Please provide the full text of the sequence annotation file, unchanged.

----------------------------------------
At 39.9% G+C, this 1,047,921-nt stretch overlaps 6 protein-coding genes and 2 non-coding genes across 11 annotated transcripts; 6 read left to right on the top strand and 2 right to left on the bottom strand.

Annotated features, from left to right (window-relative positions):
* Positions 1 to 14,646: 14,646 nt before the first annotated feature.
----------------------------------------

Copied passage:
At 39.9% G+C, this 1,047,921-nt stretch overlaps 6 protein-coding genes and 2 non-coding genes across 11 annotated transcripts; 6 read left to right on the top strand and 2 right to left on the bottom strand.

Annotated features, from left to right (window-relative positions):
* Positions 1 to 14,646: 14,646 nt before the first annotated feature.